McNamara finds that the intelligence reports on the Soviet’s arms was faulty, yet insists that “contemporary intelligence cannot definitively prove disprove that the Soviet’s had a significant military advantage.” (pg. 29)
Amadae argues that the proper understanding of this era of the Cold War was not one of the US as a unified actor on the world stage, but one with a massive internal struggle over interpretations of the Cold War, and how these interpretations would determine future action. Thus, we’re confronted with a kind of “manufacturing” of the Cold War. (pg. 30)
RAND established by the US Air Force’s General Henry “Hap” Arnold and the executives of Douglas Aircraft Company to build a “symbiosis” between the worlds of the university and industry and national defense. Arnold’s prime ally in Douglas Aircraft is Frank Collbohm, assistant to the company’s vice president of engineering and a veteran of the Manhattan Project and MIT’s Rad Lab. RAND is founded in 1946 as an “autonomous unit” inside Douglas Aircraft. Maintains close connections with the top levels of the Air Force chain of command.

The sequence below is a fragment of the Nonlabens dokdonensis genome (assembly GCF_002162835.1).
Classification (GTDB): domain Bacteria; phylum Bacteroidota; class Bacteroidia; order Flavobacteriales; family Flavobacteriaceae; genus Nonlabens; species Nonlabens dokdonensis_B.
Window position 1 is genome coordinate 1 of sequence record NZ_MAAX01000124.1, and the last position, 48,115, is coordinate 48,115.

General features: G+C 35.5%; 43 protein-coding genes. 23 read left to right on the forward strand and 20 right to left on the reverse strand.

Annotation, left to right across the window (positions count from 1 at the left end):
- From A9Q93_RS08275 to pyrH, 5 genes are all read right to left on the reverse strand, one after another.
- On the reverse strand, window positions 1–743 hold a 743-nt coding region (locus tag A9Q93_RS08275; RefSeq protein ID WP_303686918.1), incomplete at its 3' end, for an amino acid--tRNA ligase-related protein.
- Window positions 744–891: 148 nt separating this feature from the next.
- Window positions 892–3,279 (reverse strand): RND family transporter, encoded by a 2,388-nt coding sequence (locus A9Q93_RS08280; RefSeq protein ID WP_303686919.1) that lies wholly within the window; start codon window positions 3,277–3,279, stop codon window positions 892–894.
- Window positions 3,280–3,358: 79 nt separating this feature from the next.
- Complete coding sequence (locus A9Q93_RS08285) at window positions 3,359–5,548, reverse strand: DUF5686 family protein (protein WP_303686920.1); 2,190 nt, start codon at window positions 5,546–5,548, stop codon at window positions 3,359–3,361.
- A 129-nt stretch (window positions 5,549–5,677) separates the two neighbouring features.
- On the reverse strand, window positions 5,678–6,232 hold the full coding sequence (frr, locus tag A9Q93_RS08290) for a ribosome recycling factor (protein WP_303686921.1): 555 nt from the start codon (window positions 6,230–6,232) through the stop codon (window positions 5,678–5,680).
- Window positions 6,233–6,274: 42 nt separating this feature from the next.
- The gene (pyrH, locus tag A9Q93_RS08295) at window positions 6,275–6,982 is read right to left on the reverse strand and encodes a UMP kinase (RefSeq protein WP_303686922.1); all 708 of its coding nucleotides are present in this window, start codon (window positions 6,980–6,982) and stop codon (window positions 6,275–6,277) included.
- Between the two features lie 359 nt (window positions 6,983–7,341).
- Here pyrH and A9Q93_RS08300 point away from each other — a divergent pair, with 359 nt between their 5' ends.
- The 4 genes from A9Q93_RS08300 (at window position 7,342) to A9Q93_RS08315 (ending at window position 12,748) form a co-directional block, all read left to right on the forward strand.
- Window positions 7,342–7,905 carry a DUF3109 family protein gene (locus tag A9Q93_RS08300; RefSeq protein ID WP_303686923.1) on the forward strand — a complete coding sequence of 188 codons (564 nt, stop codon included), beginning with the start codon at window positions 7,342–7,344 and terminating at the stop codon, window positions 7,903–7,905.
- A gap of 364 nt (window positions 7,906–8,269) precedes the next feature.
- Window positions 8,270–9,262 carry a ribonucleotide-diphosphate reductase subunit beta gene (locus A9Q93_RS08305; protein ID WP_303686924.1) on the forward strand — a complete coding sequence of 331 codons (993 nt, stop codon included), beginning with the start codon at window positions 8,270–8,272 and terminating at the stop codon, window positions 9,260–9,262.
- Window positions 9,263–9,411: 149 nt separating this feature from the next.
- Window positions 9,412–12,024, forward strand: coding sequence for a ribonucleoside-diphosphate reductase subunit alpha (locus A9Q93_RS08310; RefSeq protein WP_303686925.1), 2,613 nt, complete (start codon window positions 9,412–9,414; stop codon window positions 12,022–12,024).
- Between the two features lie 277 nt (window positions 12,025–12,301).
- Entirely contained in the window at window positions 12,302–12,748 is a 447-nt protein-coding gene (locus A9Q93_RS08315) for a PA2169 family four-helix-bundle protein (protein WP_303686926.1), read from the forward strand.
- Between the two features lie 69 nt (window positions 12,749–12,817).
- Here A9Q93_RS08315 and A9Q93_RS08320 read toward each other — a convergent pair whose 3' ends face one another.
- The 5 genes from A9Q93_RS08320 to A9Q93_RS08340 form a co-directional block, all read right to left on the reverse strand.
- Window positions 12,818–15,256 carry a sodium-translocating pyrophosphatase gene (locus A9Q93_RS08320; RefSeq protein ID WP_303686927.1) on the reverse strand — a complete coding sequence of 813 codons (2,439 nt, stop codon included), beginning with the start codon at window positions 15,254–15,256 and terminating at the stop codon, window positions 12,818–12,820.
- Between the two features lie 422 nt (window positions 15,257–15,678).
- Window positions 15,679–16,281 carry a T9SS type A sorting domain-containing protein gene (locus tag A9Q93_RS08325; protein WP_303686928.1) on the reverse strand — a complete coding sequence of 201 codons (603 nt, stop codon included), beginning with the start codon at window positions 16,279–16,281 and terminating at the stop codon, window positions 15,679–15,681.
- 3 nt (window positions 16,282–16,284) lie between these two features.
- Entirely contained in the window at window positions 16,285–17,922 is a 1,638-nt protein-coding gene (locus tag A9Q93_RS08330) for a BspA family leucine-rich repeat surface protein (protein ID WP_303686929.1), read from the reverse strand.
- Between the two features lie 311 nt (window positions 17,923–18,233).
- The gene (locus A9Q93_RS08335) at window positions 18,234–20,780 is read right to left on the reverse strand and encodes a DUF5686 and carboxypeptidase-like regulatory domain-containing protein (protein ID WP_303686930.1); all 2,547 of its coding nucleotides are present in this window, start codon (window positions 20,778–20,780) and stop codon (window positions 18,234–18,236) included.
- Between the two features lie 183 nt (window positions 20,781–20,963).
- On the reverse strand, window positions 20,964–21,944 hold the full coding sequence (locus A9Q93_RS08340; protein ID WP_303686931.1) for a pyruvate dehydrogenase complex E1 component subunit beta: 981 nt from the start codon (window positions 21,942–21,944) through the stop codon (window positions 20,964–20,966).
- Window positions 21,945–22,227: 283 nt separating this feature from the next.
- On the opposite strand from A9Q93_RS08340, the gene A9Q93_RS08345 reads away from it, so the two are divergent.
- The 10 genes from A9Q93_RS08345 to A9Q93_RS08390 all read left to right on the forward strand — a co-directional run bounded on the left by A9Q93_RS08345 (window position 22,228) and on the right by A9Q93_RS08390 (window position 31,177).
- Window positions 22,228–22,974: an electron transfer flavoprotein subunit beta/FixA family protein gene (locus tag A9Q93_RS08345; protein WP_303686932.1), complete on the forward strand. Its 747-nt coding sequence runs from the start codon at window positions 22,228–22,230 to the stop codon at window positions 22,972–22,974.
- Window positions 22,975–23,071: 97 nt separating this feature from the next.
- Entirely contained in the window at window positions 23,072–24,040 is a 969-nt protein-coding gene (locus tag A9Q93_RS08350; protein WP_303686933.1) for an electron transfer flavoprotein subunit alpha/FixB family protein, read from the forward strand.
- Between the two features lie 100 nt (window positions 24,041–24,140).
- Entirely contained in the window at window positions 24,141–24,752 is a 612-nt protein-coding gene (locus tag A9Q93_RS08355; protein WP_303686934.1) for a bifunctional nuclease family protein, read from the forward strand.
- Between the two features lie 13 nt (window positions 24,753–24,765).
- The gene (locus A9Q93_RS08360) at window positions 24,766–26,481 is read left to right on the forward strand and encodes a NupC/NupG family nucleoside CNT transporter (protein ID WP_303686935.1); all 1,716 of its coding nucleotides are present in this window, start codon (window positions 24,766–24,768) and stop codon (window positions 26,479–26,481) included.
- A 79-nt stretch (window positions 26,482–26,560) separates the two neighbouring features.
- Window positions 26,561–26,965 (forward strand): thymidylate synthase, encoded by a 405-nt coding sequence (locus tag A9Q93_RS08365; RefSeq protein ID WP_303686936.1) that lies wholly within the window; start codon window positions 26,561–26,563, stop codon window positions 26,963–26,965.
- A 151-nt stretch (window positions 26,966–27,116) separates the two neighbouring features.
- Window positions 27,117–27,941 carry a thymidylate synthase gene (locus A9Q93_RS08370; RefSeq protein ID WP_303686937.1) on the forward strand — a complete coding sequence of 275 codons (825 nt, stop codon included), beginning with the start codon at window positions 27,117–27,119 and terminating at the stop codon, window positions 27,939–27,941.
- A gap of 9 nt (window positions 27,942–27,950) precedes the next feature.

First project: studying the logistics of America’s satellite program. The importance of the study shifts RAND’s alliance from Air Force to the Office of the Secretary of Defense; Air Force command becomes some of RAND’s biggest critics. (pg. 34)
With RAND’s close ties to Douglas Aircraft, worries arose about the possibilities of conflicts of interest. Arnold brings inside “independent and objective” consultants; begins to move RAND towards corporate status to cut ties with Douglas. H. Rowan Gaither, an assistant director from MIT’s Rad Lab, is brought in to assist the process. Gaither and the RAND executives conclude that non-profit status would be the best choice of action. (pg. 34)
Gaither gets $300,000 in funding from the Ford Foundation to help prop up RAND. At the same time, the Ford Foundation asks Gaither to draft a mission statement for the Ford Foundation.